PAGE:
Back in November our very own Tactician, James Chalmers, wrote a series on our methodology, the third pillar of which is “Strategize”. Seeing as the #WordOfTheWeek this week is “Strategy”, what a great #ThrowBackThursday to look at the post and dive further into Better vs. Different.
If you ask James, he will be quick to say “Being better is the cost of admission”. What does this mean? In order to make a business work, even in the short term, you need to stand out and be better at something than your competitors. This can mean better pricing, a better product, better service… it could also mean all of the above. In the short term, you can have some success by being better. Most organizations focus on this concept of being “better”. In the long term, however, history shows that being better is simply not enough in an environment where innovation and change happens faster than the average organization can keep up to. Harvard Business Review recently assessed global business as a $33 trillion dollar ecosystem. Of this global ecosystem, 1/3 of the value will be generated by businesses that don’t exist yet by 2030. That is just over a decade from now. Better, allows to you play the game, but only for so long. Eventually an organization will come along and be better than you on price, product, service or whatever you were better on. Like death and taxes, there is no avoiding this.
Being or doing things differently is the key to long term success. This is where you create your value proposition. It is not about being different for the sake of being different. It is about a willful regard to challenge the status quo and not always accept that things have always been done a certain way, so let’s continue doing them that way. When we asked James what made TACK10 different… “TACK10 is different in so many regards. From the fact that we are developing 4 business groups (divisions) at once because the learnings and experience from each combine to propel us years forward to a focus on having a tremendously positive social, environmental and economic impact in the communities in which we operate to an attention to detail in absolutely every facet of our business that is often difficult to continuously live up to, no detail is too small or unimportant.” We can certainly attest to the attention to detail. While it is challenging to set such high expectations on a team while we are actively in growth mode, it absolutely makes us all better and stronger for it.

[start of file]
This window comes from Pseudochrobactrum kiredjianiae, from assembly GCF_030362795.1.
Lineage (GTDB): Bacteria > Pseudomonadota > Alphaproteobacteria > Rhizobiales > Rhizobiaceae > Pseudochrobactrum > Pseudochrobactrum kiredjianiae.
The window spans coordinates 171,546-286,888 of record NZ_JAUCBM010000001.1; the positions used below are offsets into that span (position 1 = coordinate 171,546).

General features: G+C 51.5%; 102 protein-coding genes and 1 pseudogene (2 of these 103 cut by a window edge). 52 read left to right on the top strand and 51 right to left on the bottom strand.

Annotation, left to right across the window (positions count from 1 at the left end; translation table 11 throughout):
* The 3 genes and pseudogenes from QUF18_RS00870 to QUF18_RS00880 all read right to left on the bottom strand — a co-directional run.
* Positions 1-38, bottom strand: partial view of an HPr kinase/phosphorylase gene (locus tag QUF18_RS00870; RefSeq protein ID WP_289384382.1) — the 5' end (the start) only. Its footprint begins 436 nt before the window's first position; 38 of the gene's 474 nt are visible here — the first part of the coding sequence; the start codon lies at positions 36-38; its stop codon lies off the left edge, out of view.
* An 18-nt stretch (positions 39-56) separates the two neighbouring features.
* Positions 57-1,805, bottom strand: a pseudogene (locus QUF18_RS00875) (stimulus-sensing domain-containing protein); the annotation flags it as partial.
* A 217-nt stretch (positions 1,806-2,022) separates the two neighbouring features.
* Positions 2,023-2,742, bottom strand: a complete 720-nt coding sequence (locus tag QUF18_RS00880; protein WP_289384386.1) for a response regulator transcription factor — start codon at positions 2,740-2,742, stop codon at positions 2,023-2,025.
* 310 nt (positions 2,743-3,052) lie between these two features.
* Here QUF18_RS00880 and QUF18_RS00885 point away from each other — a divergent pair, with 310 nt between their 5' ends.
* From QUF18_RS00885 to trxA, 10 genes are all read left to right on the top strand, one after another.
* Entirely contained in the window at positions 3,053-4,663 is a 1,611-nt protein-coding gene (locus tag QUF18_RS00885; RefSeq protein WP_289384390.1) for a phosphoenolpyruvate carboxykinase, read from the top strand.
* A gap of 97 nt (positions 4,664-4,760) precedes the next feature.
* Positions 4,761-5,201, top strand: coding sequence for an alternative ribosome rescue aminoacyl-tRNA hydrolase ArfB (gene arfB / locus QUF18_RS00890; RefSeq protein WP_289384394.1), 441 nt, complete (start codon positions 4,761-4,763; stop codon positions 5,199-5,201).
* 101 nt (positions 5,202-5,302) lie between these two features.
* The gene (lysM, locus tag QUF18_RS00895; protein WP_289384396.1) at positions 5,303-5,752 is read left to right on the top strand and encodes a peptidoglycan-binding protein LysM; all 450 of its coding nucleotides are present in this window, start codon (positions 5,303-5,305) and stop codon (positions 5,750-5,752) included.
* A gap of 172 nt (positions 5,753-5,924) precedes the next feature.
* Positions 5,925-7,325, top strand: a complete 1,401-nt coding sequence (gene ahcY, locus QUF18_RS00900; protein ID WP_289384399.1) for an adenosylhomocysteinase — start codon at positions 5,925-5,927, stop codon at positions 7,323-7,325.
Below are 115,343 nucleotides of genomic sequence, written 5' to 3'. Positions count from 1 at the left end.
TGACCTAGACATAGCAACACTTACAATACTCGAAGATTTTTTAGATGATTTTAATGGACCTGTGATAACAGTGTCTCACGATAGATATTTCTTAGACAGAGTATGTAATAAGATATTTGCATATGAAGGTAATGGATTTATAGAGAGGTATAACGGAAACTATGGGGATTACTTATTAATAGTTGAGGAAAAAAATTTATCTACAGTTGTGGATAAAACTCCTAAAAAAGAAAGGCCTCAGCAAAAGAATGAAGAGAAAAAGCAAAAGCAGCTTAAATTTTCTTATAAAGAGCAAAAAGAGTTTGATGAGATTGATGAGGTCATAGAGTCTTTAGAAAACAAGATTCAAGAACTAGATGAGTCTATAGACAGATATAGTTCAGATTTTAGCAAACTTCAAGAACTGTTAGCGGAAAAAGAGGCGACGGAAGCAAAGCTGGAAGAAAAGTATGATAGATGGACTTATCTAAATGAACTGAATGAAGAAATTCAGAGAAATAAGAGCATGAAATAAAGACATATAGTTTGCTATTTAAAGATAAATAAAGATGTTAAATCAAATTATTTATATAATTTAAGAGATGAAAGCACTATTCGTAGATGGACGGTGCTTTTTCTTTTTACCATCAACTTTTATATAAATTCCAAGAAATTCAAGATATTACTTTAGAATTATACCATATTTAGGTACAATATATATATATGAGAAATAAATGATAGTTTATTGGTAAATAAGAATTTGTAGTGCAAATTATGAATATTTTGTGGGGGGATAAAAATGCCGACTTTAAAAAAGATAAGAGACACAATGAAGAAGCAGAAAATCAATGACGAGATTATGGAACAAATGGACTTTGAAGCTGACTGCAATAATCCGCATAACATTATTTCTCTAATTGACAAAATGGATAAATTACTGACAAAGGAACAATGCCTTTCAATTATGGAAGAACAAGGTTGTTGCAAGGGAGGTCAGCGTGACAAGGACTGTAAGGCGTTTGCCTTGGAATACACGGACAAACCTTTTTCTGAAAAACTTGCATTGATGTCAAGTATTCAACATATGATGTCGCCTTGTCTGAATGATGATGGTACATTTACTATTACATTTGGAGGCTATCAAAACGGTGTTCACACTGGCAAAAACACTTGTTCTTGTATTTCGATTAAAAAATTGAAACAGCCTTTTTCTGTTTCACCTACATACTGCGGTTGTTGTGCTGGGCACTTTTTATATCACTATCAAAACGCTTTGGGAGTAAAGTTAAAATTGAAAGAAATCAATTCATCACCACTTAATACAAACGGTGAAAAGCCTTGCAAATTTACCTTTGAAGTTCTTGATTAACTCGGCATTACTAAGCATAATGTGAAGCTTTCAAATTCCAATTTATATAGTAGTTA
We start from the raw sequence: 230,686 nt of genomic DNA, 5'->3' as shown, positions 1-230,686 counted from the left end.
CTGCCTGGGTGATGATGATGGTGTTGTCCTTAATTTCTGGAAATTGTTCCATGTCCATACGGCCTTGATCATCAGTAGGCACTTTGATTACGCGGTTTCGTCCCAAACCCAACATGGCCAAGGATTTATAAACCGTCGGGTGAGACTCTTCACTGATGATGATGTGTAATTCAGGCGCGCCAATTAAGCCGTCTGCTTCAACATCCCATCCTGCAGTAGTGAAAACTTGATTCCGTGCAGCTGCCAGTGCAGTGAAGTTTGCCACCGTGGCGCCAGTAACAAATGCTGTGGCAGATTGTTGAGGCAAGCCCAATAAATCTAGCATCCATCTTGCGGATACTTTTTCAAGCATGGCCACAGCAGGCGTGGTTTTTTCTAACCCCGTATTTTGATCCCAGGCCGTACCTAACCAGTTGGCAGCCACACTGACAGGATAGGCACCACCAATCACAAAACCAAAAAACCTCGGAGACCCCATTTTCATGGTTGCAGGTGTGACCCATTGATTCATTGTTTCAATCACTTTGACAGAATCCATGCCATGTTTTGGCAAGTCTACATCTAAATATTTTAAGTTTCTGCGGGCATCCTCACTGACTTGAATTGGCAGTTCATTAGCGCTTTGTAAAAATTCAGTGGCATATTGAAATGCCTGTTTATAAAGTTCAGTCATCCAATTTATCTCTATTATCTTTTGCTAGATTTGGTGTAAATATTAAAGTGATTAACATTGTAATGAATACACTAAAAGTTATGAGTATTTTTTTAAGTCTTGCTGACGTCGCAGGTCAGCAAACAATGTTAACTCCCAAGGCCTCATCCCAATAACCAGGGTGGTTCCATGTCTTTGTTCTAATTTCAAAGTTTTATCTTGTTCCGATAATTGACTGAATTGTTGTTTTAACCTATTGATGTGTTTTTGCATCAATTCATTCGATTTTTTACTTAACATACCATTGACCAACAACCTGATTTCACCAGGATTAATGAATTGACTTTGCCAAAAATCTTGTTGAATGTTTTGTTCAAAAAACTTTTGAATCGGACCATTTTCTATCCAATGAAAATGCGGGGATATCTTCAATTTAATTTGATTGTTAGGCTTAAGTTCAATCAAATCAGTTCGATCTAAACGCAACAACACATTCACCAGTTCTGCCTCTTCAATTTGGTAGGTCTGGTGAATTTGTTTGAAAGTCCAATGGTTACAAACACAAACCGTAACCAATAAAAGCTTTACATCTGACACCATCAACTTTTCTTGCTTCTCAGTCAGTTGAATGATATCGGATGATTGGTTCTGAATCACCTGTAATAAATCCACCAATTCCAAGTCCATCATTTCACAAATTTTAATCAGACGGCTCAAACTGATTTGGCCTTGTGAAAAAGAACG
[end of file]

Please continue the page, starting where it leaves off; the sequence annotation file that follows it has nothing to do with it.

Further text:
Innovation Is Not Just For Technology
When you think of innovation, technology often comes to mind first. Just like innovation in the product space, successful organizations are constantly evolving and innovating in every facet of their business. Successful strategy for long term success will prioritize being innovative, expecting the unexpected and being concerned with the details that we once had the luxury of overlooking. Being innovative is being different. It does not always have to be huge leaps forward. Sometimes the best differences are in the little things. This can include calling a client as opposed to an over reliance on digital communications, building a culture where team members want to genuinely know what puts a smile on a client’s face outside the office or asking “what keeps them up at night?” back at the office.
The Final Bell:
“Organizations are like sharks. They need to be moving forward in order to breathe and be healthy. It is not always about having to grow. Healthy organizations can stop growing at any time and still be successful at that size. To stay healthy though, they have to innovate, adapt and be relevant with the product or service you offer. This is about being different and having a value proposition.”